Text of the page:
Resistance bands are cheap, portable, and versatile. With a simple resistance band, you can easily do a full body workout. Here are some exercises for the lower body.
Anchor the band in a doorjamb or tie it to a sturdy object at chest level. Kneel down with one knee and the other bent in front of you. Face away from the door or object and extend your arms over your head. Keep your elbows up towards the ceiling and bend your arms and lower your hands down behind your head. Repeat.
Stand with feet positioned over the center of a band, shoulder-width apart. Grip each end of the band with arms down at your side and palms facing in. Bending your elbows, raise your arms straight out to the side to shoulder-level, pause, and bring them back down.
Anchor the middle of the band in a doorjamb or tie it to a sturdy object at chest level. Face away from the door and hold one end of the band in each hand. Bend your arms at 90 degree angles at the elbow. Position your legs into a small lunge and press your hands forward in a straight line until they are fully extended. Slowly release and repeat.
Attach the band to a high anchor and kneel down, grabbing each side of the band. Extend the elbows out at shoulder-level, engage your core, and crunch down toward your hips, moving your forehead towards the ground.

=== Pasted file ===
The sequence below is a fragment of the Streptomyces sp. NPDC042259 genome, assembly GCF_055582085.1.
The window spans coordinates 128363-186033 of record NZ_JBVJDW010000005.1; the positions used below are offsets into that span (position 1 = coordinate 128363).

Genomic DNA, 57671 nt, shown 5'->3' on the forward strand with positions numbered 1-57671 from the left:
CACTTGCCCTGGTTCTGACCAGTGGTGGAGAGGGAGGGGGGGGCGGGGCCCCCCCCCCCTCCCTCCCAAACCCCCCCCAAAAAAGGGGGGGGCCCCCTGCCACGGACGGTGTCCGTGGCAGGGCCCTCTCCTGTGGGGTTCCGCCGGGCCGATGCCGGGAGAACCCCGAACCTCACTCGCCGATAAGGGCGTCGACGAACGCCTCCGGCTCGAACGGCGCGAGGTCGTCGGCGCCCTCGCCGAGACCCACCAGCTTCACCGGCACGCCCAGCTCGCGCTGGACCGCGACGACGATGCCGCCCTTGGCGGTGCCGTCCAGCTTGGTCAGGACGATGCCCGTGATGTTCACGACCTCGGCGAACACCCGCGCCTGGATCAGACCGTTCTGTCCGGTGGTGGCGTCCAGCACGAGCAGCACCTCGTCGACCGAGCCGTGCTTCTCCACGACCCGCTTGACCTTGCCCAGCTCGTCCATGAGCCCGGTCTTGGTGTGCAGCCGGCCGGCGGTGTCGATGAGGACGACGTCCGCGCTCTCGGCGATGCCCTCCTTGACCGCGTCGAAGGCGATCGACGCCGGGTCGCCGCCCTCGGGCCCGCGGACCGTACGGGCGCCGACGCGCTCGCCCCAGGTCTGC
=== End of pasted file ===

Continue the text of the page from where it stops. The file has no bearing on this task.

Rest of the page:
If you have any pain during exercises, or are unsure about what you are doing, please consult your local physiotherapist before continuing.
Sitting in front of a computer or performing in repetitive activities such as weightlifting or volleyball can lead to tight chest muscles that may impair an individual’s posture and function. The pectoralis muscles, both major and minor, attach at the sternum (breastbone) and to the bones of the shoulder and upper arm. The pectoralis major is a strong, fan-shaped muscle that begins at the clavicle and sternum to insert onto the humerus. This muscle works to flex or medially rotate the arm at the shoulder joint. It also plays an important role as an accessory breathing muscle to help with inspiration. The pectoralis minor begins from the third through fifth ribs and extends diagonally up the chest to attach to the scapula. It helps draw the scapula forward and downward. Both of these muscles work together to allow you to horizontally adduct your shoulders to bring it in and across your body. Tight chest muscles may lead to a decreased range of motion and difficulty with performing daily activities that involve lifting or pushing. Read below to learn five effective stretches to release tension in the chest muscles.
Stand beside a door frame or corner of a wall. Keeping your back straight and your inner core engaged, bring your arm up against the wall with the elbow and shoulder bent at 90 degrees. With the arm planted on the wall, draw your opposite shoulder back followed by your torso in a straight line. Keep the back straight and core engaged. Hold this for 30 seconds and repeat 3 times on each side 2 times per day.